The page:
TILTING CONSTRUCTION The construction method increases many of the sustainable benefits of concrete
The tilt-up method of using concrete in the construction of buildings can be one of the most cost-effective building techniques when using concrete, reports Midrand-based cement and concrete advisory organisation The Concrete Institute.
The technique involves casting structural elements, like pillars and walls, on a concrete floor slab, and then lifting them into their final position, increasing many of the sustainable benefits of concrete to achieve a cost-effective and efficient construction method.
Conventional tilt-up panels are structural elements that span from the base to the roof of the structure, functioning as beams and capable of supporting roof and slab loads. They combine the building envelope, structure and final finish in one operation. “Panels are set out in accordance with a predetermined casting layout drawing,” says The Concrete Institute engineer and lecturer Gary Theodosiou.
The tilt-up building elements are formed on a concrete floor slab, which could be a “sacrificial slab” purposely laid for this purpose and later discarded.
After the concrete has cured, the elements are tilted into position using a crane and braced until the remaining structural building components, such as the roof, intermediate floors and walls, are secured. “By forming the concrete elements on the ground, as opposed to their final position once completed, tilt-up is a convenient construction method, saving time and formwork,” he states.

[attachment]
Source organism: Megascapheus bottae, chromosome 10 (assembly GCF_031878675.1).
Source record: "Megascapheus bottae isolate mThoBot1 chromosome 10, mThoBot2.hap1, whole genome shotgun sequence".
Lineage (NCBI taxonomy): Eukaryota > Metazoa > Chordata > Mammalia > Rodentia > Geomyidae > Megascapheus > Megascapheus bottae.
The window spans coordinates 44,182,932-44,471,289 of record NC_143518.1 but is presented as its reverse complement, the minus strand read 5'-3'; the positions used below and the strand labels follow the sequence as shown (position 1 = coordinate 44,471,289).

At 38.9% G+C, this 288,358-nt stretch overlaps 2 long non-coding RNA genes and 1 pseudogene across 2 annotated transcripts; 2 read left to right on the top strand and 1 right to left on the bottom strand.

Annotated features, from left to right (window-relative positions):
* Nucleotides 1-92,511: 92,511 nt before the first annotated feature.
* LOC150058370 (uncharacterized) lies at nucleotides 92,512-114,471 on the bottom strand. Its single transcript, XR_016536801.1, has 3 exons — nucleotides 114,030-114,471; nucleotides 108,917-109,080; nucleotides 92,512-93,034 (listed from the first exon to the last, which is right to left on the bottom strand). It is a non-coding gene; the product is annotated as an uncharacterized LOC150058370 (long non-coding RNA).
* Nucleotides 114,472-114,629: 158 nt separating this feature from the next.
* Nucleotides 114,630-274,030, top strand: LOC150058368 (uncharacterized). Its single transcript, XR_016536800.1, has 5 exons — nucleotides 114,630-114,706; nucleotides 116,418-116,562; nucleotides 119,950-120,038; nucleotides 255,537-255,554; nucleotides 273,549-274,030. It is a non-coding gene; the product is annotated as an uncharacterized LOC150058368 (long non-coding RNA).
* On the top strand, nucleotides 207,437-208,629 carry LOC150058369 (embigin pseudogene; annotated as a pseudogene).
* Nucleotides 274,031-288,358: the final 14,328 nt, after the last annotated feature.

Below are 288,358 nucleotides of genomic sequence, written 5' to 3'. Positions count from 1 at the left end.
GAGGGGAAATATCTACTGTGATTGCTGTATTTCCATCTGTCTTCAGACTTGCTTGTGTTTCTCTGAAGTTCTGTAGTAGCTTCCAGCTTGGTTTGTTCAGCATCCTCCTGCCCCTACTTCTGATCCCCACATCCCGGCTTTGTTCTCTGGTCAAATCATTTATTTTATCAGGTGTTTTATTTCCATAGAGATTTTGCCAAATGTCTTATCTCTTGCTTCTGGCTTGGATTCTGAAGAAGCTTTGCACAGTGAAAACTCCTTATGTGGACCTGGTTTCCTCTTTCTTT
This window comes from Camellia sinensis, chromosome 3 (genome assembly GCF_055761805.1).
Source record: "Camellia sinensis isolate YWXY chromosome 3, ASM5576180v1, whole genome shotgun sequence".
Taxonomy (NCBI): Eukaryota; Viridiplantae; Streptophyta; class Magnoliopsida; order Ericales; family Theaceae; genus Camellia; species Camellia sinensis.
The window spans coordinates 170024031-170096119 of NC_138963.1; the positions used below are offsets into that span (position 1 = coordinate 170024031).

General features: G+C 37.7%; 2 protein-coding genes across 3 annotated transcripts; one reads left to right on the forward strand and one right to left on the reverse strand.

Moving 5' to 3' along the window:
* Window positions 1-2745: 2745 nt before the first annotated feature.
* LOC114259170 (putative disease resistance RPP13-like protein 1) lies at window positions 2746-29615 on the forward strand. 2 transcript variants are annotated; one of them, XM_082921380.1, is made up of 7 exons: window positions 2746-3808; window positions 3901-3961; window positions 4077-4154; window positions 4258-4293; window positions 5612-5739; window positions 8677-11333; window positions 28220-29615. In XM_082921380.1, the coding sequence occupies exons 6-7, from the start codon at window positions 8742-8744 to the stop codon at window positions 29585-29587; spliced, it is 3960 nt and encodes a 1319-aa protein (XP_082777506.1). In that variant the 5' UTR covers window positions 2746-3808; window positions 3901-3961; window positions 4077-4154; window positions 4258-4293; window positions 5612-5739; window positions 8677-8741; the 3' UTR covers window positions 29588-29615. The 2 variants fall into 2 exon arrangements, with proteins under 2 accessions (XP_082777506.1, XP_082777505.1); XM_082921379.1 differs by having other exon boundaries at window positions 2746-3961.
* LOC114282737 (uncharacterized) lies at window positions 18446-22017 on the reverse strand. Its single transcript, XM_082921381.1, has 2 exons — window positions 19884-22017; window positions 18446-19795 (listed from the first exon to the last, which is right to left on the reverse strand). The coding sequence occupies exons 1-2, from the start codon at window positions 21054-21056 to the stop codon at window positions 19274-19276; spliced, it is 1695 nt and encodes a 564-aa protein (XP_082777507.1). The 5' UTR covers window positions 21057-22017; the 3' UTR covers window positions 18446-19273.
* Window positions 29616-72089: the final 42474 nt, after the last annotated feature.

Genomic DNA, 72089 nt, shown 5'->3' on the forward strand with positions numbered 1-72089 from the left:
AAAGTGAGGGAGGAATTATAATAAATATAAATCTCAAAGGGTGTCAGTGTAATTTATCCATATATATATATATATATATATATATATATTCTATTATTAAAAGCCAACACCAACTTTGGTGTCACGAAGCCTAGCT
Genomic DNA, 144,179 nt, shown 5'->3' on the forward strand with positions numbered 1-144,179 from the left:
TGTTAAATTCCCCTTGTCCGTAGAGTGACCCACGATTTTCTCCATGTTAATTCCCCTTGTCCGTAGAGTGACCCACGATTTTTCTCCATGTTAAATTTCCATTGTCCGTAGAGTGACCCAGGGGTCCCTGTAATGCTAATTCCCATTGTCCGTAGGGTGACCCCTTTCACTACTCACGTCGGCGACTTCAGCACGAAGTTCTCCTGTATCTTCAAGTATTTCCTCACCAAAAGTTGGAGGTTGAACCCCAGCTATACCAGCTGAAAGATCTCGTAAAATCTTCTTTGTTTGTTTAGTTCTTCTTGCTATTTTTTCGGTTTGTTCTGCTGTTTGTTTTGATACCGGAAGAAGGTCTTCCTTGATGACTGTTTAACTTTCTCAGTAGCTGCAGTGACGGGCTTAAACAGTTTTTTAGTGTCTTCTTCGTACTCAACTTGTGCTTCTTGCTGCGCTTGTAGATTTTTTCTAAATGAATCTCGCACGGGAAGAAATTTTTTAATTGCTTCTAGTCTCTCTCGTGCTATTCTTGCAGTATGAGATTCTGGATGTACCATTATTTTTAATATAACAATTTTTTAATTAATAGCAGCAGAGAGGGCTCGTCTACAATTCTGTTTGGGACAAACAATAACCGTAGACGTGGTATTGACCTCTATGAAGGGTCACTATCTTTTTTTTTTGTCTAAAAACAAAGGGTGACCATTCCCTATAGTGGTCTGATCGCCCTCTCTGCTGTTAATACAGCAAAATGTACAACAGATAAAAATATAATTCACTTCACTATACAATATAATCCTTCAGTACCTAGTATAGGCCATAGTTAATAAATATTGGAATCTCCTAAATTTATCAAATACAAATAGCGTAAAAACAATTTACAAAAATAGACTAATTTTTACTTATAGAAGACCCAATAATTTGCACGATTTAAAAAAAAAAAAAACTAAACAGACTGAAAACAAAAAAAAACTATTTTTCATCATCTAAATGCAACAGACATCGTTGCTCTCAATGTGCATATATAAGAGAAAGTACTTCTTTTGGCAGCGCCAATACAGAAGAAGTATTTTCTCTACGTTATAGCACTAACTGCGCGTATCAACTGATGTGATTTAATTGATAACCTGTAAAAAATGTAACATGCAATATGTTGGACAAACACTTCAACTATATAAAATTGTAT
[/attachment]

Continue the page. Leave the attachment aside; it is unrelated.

The elements are then generally set onto a foundation and temporarily secured until the roof is in place.
In the construction of new warehouses, tilt-up concrete elements also offer additional benefits, such as increased security and fire protection, compared with traditional steel sheeting walls, Theodosiou contends.
“Tilt-up construction does not sacrifice quality for cost – instead it provides a finished product superior to most other alternatives, as it offers the strength and durability of reinforced concrete walls, while economically achieving aesthetic effects, neither possible nor cost effective, using other methods of construction,” he says.
Although the use of a tilt-up construction method is increasing, Theodosiou says it is not progressing as fast as it should be. He suggests that some contractors are reluctant to use this method, owing to a lack of knowledge about it.
“However, software can be used to assist with the crucial lifting process of the tilt-up pieces. With the software, the builder can see where to anchor the lifting apparatus of a crane to the tilt-up pieces to avoid fractures within the piece.
“The end-result is attractive, aesthetically pleasing buildings,” concludes Theodosiou.